Motor trade insurance tips
If you are a motor trader, the vehicles that come into your possession – for the services you offer or because you are buying and selling them – are exempt from the rules that apply to private cars under the so-called continuous insurance enforcement legislation.
Instead, you may register as a motor trader and have the right to use trade plates in place of separate tax and change of ownership each time a vehicle comes temporarily into your possession.
To register as a motor trader, however, you must provide evidence that you have motor trade insurance – which extends legally required insurance cover to any named driver, whatever the particular vehicle (already in trade use by you or owned by one of your customers).
Here are some tips, therefore, on what to look out for when arranging your motor trade insurance:
Your general approach
- it matters little whether you are a large, franchised motor dealer or a one-workshop motor mechanic, whether you run a valeting service or are simply buying and selling cars on a part-time basis to earn a little extra cash – the principles of motor trade insurance are the same;
Road risks insurance
- this is probably the heart of any motor trade insurance since it provides the legally required third-party cover, together with any additional accidental damage insurance – such as third-party, fire and theft or comprehensive cover you need;
- this cover applies to any vehicle that comes into your possession, is used for trade purposes and is driven by a driver named on your trade insurance certificate;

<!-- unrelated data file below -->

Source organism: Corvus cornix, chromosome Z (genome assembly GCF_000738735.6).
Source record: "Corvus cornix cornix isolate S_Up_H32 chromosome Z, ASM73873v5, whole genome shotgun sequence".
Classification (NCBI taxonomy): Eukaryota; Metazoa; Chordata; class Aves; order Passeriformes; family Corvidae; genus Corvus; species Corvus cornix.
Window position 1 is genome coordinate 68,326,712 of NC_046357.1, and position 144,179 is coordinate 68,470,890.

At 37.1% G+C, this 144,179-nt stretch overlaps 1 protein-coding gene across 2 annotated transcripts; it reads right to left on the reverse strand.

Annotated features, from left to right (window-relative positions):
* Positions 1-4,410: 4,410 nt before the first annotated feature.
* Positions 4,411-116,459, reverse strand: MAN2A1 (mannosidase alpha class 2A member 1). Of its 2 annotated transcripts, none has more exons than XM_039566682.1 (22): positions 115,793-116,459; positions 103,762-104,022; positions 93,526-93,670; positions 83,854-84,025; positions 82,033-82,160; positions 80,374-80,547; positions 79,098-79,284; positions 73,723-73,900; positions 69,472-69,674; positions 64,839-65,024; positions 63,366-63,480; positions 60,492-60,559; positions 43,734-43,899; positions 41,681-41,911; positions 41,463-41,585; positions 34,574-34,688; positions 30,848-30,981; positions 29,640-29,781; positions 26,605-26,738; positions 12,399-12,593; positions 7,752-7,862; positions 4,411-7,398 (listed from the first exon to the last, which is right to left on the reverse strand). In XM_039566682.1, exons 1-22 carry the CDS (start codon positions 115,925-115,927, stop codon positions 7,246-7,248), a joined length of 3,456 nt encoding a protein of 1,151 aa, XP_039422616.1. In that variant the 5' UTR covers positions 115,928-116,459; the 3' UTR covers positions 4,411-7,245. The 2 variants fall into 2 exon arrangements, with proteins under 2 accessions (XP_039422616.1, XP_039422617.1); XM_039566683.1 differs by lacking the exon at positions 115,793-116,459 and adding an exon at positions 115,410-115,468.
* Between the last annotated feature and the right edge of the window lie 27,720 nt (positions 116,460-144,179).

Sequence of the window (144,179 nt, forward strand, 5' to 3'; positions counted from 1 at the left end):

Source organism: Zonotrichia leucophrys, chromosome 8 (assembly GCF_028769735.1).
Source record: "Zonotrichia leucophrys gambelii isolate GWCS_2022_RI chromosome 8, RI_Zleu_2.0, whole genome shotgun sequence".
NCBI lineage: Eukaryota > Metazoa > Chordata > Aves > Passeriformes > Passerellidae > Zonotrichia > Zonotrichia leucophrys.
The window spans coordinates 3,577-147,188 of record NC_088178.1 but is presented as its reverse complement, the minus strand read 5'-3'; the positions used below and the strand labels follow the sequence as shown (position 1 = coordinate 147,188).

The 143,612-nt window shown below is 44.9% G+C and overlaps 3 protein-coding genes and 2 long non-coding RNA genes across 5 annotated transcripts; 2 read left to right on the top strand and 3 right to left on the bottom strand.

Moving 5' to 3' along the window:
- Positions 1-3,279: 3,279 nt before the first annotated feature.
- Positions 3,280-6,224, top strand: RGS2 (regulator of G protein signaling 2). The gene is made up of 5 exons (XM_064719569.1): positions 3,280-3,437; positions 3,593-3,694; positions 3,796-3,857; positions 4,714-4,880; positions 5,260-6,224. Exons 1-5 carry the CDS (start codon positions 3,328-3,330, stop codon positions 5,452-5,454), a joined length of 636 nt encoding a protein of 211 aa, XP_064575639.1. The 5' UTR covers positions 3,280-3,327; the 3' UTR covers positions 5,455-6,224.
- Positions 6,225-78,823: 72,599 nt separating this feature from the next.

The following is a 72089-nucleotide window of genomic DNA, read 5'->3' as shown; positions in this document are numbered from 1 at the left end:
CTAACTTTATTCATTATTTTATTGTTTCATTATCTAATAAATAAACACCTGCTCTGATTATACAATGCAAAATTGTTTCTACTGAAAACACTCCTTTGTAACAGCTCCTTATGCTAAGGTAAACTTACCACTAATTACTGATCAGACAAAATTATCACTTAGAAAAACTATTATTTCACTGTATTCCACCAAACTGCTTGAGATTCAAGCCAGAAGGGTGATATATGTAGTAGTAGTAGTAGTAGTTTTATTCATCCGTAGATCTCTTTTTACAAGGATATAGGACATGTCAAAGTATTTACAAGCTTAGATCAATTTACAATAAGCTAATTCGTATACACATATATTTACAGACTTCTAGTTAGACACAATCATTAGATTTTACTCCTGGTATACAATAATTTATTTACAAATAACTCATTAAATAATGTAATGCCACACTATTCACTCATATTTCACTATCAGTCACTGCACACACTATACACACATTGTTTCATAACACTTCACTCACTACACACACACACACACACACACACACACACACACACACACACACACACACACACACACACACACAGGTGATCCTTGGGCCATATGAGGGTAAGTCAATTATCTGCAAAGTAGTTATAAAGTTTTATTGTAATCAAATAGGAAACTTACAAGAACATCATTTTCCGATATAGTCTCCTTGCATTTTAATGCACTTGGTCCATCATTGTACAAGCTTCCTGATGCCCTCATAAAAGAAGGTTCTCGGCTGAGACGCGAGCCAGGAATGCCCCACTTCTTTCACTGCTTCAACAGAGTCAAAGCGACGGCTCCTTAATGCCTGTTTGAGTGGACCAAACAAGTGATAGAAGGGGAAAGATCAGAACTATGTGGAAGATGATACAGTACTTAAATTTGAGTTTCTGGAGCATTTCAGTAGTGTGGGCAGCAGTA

- when a potential buyer wants to test drive a car you have for sale, this is also the form of insurance that grants the necessary cover;
Tools, equipment and premises
- whether you are preparing cars you have bought for resale, repairing, servicing or maintaining them for customers, or even providing a valeting service, you are likely to have invested in a range of tools, equipment and machinery;
- to safeguard that investment, you might want to ensure that your motor trade insurance provides the necessary protection against theft, loss or damage;
- if you are operating from premises that you either own or lease, you might also want to consider the – often optional – possibility of insuring the structure and fabric of the building against such major risks as fire, flooding, explosions, impacts, vandalism and theft;
- often overlooked by those setting up their first small business are the risks associated with your liabilities as the owner;
- amongst these is your public liability in the event of a customer, a visitor to your premises, a neighbour or a member of the public suffering an injury or having their property damaged through some contact with your business, for which they hold you liable;
- in the event of a successful claim, you might be ordered to pay a substantial sum in damages – especially if personal injuries are involved;
- public liability insurance indemnifies you against such claims and the legal costs and expenses typically involved in defending them;
- if your business has any employees, also make sure that your motor trade insurance incorporates adequate employers’ liability insurance;
- this is designed to ensure that you meet any claims raised by employees who may have been injured or who have contracted a longer-term medical condition through their work for you and the legislation requires you to hold at least £5 million of indemnity.
Any motor trader has the requirement for specialist motor trade insurance to avoid the need for separate cover for each vehicle that comes into his possession. By following these tips and suggestions, you may be certain of arranging the insurance appropriate to your individual needs and circumstances.